• This means that the same executable cannot be reused
- The next time a PDQ Deploy package is deployed, the next available PDQDeployRunner-N.exe is created
- There is a hard-coded cutoff at 16
• (or so it seems)
• There is no "NAME NOT FOUND" entry in procmon or any entry at all trying to create a -17 folder
- Rebooting the machine deletes all of the PDQDeployRunner-N.exe files and folders
- Following the reboot, a maximum of 16 packages may be deployed before the "Unable to create target directory" error reappears
Entry 3. The "DELETE PENDING" status
I think this might explain the DELETE PENDING status:
Have you considered the
MoveFileExAPI with the flag
lpNewFileNameparameter? That way, the file is in use, you can let OS handle it, even if the application crash and the
clsApp's terminate event never run.
Maybe we can change the status of the folders/files directly?
Entry 4. Manual Deletion Fails
I tried deleting one of the -N.exe executables. Windows seemed to let me delete it, but if I navigated away from the folder and then went back to it the file had re-appeared.
Entry 5. Reboot the Machine
I rebooted GBWayne18. As I suspected, the PDQDeployRunner-N.exe executables were all gone following the reboot (though each\service-N\ subfolder was still there):
Entry 6. Verify the Bug is Fixed
I re-ran the PDQ Deploy no op pkg on GBWayne18 following the reboot.
The task ran in only 5 seconds.
The PDQDeployService.exe executable created and deleted a bunch of files inside the \service-1\ folder. As part of its cleanup, it also deleted the \service-1\ folder itself:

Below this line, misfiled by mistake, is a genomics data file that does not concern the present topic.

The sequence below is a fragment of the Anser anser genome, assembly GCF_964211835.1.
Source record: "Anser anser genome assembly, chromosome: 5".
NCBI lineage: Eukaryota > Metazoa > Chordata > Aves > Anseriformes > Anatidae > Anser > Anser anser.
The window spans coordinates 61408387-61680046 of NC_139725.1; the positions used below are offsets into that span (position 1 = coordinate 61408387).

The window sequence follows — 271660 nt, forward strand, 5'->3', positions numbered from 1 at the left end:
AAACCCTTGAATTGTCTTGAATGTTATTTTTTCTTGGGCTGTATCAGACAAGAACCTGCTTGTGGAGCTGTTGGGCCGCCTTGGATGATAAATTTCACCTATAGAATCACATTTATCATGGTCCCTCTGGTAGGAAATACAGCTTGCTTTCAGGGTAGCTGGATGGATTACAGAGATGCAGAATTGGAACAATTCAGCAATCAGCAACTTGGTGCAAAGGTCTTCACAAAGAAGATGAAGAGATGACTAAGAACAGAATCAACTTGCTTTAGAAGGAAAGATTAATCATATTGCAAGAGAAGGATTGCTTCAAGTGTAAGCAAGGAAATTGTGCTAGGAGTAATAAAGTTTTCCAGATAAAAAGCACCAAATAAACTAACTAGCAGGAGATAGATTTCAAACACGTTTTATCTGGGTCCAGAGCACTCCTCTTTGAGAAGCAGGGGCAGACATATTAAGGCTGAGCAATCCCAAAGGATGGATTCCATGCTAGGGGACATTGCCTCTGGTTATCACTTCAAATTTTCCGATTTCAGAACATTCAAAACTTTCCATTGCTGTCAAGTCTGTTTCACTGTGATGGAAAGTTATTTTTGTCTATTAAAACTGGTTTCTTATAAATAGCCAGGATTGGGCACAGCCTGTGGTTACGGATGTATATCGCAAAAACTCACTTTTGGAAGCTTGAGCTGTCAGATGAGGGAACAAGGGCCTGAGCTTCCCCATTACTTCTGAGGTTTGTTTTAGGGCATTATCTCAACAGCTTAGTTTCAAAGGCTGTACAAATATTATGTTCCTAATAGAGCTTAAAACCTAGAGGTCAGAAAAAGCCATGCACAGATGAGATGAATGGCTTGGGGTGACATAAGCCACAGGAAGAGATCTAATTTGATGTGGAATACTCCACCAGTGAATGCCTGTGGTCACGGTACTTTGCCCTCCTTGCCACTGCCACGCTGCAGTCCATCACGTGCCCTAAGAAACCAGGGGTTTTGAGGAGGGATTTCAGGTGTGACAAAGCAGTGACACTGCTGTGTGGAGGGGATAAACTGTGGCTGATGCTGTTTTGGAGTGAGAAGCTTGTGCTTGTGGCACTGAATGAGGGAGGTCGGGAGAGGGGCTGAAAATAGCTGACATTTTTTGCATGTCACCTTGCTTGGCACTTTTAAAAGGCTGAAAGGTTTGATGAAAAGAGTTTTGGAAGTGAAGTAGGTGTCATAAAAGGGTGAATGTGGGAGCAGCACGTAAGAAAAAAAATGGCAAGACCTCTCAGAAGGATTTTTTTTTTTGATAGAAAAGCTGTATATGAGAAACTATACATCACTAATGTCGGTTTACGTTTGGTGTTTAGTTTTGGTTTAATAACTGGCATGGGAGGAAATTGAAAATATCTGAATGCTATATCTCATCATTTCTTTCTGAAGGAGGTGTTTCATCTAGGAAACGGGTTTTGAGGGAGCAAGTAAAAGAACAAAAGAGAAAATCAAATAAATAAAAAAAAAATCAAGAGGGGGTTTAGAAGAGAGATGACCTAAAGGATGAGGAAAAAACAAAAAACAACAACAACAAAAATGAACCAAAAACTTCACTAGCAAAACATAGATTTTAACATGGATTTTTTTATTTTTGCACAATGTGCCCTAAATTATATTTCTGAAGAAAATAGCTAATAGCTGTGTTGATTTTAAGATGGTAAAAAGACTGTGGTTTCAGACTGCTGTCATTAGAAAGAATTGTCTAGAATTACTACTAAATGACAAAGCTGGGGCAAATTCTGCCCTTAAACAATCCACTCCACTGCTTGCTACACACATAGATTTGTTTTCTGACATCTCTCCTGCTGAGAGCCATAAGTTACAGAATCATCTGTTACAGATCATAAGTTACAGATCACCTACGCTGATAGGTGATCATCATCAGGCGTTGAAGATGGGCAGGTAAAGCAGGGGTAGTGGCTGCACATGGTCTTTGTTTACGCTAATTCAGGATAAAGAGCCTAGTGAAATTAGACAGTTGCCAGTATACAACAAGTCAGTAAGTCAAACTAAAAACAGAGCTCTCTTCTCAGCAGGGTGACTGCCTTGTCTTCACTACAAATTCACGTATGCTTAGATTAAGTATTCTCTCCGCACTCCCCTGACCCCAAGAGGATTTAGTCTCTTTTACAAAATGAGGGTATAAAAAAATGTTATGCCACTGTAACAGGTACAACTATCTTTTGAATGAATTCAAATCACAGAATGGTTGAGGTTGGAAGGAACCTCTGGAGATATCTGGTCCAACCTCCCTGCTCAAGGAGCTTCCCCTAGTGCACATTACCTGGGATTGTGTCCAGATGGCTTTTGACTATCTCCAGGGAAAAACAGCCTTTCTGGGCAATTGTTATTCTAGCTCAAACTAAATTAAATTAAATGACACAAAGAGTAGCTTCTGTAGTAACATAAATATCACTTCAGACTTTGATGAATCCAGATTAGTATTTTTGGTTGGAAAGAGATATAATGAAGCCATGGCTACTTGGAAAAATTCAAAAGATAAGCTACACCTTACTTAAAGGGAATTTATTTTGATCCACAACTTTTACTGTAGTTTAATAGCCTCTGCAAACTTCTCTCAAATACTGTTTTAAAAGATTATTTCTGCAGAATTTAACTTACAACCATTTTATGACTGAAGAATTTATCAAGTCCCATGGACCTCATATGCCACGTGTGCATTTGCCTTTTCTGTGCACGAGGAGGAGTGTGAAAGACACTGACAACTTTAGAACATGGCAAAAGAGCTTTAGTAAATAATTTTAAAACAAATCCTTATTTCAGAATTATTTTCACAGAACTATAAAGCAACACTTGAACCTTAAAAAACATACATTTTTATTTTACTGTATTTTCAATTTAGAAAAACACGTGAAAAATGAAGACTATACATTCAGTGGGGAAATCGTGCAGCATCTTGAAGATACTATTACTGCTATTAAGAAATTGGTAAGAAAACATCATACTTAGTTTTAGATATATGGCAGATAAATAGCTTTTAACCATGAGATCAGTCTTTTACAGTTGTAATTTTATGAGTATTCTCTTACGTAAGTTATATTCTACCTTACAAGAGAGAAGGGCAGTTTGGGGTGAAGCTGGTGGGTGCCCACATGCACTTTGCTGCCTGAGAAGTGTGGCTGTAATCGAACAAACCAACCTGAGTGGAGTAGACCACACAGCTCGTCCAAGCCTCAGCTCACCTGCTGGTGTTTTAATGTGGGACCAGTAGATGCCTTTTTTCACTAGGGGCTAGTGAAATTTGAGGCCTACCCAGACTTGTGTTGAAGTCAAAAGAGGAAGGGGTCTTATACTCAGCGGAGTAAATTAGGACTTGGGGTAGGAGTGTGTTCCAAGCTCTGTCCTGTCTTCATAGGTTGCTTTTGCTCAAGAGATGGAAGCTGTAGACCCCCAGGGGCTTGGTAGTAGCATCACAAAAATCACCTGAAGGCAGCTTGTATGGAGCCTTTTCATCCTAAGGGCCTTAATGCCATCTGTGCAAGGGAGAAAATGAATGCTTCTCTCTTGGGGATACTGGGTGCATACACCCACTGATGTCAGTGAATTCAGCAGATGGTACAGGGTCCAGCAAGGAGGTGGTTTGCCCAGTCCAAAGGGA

Entry 7. Verify the Bug is Fixed on Subsequent Runs
I re-deployed the no op pkg a second consecutive time and it created and deleted a temporary PDQDeployRunner-1.exe file a second consecutive time.
My new working theory is that PDQ Deploy intends to create and delete the temporary files each time it runs. However, sometimes it's not able to delete the temporary files. Maybe because the deployment hangs. Maybe because a second deployment starts before the first one finishes.
In those situations, it marks the existing temporary files to be deleted on reboot. The problem is that once those files have been marked to delete on reboot, they can't be deleted outside of a reboot.
This is an exceptional enough situation that the PDQ Deploy developers must have decided to hard-code a limit of 16 such temporary folders.
Once that limit is reached, it seems the only way to recover from it is to reboot the machine.
Entry 8. Final Resolution Notes
I like to end each case with a summary of what steps to take if the error recurs. It's nice to find a previous error in the bug database and have it provide you a brief set of action steps. This last entry appears at the top of my bug case so it's the first thing a future researcher will see.
If we get this error on a target machine, check the following folder location: \\TargetMachine\ADMIN$\AdminArsenal\PDQDeployRunner\
If there are 16 subfolders with embedded .exe files, then you will need to reboot the computer. \service-1\PDQDeployRunner-1.exe ... \service-16\PDQDeployRunner-16.exe
A reboot should clear the executable files from those folders (though the folders themselves will remain, at least initially).